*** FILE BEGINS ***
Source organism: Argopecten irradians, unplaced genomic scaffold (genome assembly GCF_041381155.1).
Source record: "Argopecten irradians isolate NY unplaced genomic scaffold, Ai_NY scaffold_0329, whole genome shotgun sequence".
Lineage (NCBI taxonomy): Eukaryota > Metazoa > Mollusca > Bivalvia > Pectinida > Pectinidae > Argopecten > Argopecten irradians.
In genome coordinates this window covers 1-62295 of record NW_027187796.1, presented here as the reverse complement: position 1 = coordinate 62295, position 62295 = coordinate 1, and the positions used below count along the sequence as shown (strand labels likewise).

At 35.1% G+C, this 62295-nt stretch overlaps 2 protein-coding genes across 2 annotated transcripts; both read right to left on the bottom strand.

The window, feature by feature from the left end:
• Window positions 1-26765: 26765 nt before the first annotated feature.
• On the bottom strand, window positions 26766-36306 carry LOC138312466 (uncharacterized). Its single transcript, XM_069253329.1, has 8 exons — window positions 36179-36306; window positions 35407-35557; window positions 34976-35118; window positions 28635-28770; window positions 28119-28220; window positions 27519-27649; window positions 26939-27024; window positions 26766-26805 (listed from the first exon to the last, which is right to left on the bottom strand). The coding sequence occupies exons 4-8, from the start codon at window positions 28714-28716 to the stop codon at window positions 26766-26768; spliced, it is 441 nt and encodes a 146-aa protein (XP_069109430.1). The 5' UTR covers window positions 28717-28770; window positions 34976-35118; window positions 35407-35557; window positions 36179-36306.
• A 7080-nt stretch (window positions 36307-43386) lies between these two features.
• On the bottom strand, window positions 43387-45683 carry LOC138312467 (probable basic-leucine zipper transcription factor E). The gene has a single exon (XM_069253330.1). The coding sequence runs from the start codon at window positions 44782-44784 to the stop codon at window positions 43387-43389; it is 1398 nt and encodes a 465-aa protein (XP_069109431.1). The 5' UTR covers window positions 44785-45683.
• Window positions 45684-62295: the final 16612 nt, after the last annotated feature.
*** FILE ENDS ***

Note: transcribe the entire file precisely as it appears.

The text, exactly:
Source organism: Argopecten irradians, unplaced genomic scaffold (genome assembly GCF_041381155.1).
Source record: "Argopecten irradians isolate NY unplaced genomic scaffold, Ai_NY scaffold_0329, whole genome shotgun sequence".
Lineage (NCBI taxonomy): Eukaryota > Metazoa > Mollusca > Bivalvia > Pectinida > Pectinidae > Argopecten > Argopecten irradians.
In genome coordinates this window covers 1-62295 of record NW_027187796.1, presented here as the reverse complement: position 1 = coordinate 62295, position 62295 = coordinate 1, and the positions used below count along the sequence as shown (strand labels likewise).

At 35.1% G+C, this 62295-nt stretch overlaps 2 protein-coding genes across 2 annotated transcripts; both read right to left on the bottom strand.

The window, feature by feature from the left end:
• Window positions 1-26765: 26765 nt before the first annotated feature.
• On the bottom strand, window positions 26766-36306 carry LOC138312466 (uncharacterized). Its single transcript, XM_069253329.1, has 8 exons — window positions 36179-36306; window positions 35407-35557; window positions 34976-35118; window positions 28635-28770; window positions 28119-28220; window positions 27519-27649; window positions 26939-27024; window positions 26766-26805 (listed from the first exon to the last, which is right to left on the bottom strand). The coding sequence occupies exons 4-8, from the start codon at window positions 28714-28716 to the stop codon at window positions 26766-26768; spliced, it is 441 nt and encodes a 146-aa protein (XP_069109430.1). The 5' UTR covers window positions 28717-28770; window positions 34976-35118; window positions 35407-35557; window positions 36179-36306.
• A 7080-nt stretch (window positions 36307-43386) lies between these two features.
• On the bottom strand, window positions 43387-45683 carry LOC138312467 (probable basic-leucine zipper transcription factor E). The gene has a single exon (XM_069253330.1). The coding sequence runs from the start codon at window positions 44782-44784 to the stop codon at window positions 43387-43389; it is 1398 nt and encodes a 465-aa protein (XP_069109431.1). The 5' UTR covers window positions 44785-45683.
• Window positions 45684-62295: the final 16612 nt, after the last annotated feature.